Reforms to high needs funding

The fall out following the announcement of a new national funding formula (NFF) for schools has been very public and therefore hard to miss. Professional associations, teachers, parents and others have voiced their deep concerns about the impact the planned reforms will have on school budgets (the NAO report that schools will already have to find around £3bn savings by 2020) stating that this cannot be achieved by efficiencies alone, its impact will be visible in classrooms and on children and young people’s educational outcomes. This issue continues to dominate the media headlines.

Many have lent their attention and voices to the rallying cry for more funding in schools. This noise has somewhat overshadowed an issue that is of equal concern for local authorities and should be for government too. That is the proposed changes to the way in which funding for our most vulnerable pupils with additional needs is distributed. These changes were set out last year in the government’s consultation on reforms to high needs funding. The Association’s responses to these can be found here.

I wanted to use this blog to draw attention to the impact that these reforms may have on the education provision for our most vulnerable children and young people and schools.

Firstly, ADCS believes that inclusion should sit at the heart of the education system but changing the way that funding is distributed to schools could result in mainstream schools becoming less inclusive. With limited resources, some schools might find it difficult to fund the additional support some children and young people need to successfully access education in a mainstream setting.

This unintended consequence of the schools NFF will result in children with low-level special educational needs and disabilities (SEND) being pushed into more specialist provision, as mainstream education settings cannot afford to meet their needs. This is worrying on many different levels; first and foremost, it isn’t right or in the best interests of our learners. As I’ve already said, inclusivity should be at the core of our education system and where children with SEND can successfully meet their educational outcomes in mainstream school (with support) they must have the opportunity to do so. Any move to direct more pupils into specialist provision also places increased pressure on the high needs budget which, for many local areas, is already stretched beyond its means.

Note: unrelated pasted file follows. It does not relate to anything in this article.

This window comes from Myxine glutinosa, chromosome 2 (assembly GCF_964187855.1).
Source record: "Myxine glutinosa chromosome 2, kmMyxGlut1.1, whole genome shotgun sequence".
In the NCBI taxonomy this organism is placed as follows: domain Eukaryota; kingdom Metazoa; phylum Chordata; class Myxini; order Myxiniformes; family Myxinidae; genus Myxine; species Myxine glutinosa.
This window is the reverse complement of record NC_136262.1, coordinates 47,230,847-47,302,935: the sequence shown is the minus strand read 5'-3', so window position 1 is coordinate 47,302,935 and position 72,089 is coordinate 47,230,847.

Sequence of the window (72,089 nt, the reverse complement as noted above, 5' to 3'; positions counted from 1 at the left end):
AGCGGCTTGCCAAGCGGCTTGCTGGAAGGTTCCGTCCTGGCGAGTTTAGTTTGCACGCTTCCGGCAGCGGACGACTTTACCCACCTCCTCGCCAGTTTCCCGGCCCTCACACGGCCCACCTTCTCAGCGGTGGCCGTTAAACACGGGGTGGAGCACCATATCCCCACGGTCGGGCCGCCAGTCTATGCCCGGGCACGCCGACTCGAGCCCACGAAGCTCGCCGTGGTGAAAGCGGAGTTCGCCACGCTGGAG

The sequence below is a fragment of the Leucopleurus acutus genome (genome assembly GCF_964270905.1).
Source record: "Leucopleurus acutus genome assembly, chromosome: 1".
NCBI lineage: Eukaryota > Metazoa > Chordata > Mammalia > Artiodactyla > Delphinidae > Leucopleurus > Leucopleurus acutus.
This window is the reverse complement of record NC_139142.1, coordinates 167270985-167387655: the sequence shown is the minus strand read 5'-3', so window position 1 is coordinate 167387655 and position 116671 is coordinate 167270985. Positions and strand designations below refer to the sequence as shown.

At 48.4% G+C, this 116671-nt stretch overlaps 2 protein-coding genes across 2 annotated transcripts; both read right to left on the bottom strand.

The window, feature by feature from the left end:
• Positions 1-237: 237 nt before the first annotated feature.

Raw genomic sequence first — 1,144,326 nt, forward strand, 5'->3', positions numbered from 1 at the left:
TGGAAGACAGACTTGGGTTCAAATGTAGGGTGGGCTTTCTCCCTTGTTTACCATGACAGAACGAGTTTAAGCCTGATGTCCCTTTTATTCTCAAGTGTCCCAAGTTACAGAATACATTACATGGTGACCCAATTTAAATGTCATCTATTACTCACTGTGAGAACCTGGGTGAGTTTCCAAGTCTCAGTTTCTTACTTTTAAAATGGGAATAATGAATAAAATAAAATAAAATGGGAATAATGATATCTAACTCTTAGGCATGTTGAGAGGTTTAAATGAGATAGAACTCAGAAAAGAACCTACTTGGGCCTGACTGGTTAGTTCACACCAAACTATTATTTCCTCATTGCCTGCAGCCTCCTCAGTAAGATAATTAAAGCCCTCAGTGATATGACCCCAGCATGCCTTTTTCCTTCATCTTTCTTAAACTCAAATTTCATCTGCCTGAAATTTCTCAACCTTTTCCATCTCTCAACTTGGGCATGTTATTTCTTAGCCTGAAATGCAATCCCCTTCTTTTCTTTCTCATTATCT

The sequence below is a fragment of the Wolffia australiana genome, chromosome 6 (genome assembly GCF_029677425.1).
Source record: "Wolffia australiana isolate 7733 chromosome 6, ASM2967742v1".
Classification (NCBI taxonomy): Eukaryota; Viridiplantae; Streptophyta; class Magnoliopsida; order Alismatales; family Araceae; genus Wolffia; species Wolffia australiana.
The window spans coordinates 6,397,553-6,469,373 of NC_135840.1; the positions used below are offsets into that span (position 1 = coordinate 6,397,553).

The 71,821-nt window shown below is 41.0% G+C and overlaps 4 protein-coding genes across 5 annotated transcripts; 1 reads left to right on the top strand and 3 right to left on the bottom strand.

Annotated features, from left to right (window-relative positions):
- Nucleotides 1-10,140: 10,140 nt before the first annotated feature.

Secondly, vulnerable children’s needs could be left unmet. The dedicated schools grant (DSG), as the main source of funding that local authorities receive in relation to schools, is split into three funding streams: the schools block, the high needs block (HNB) and the early years block. Money from the high needs block is used by local authorities to fund provision for pupils with SEND aged 0-25. Funding in this area has received no significant increase in recent years despite the fact that, at the same time, we are seeing a sharp rise in the number of pupils with SEND and the nature of their needs is becoming increasingly complex. To cope with rapidly escalating numbers of pupils with high needs and lack of funding for these services, local authorities currently have the flexibility to transfer money between blocks to top up high needs funding to ensure that the needs of vulnerable pupils in their local area continue to be met. However, the current proposals give no guarantee of flexibility between blocks. There is a danger that, under the current proposals, schools see themselves as divorced from any pressure on the HNB. With insufficient high needs funding and no guaranteed mechanism for flexibility between funding blocks, what are the implications for our learners? This situation is seriously concerning.

So, to recap, there is already insufficient funding within the HNB for local authorities and schools to be able to appropriately respond to the needs of a growing number of pupils with SEND. Major changes to the way in which schools are funded via the NFF coupled with significant cost pressures, means that there will be less money, more generally, for schools and pupils in many local areas which could result in a less inclusive education system. The school funding issues are deserving of the attention received, however we must also expose the implications of these reforms on our most vulnerable learners who rely on us for help and support; and on our ability to meet their needs in the best possible way.

Investing in our schools is an investment in our children’s futures and local communities, enabling the development of continuous growth and a strengthening economy. However, there is a distinction to be made between growth and good growth. The latter is creating prosperous places with opportunities for all and no one left behind. We have a statutory and moral obligation to promote inclusivity – so, let’s pause and ultimately do the right thing.



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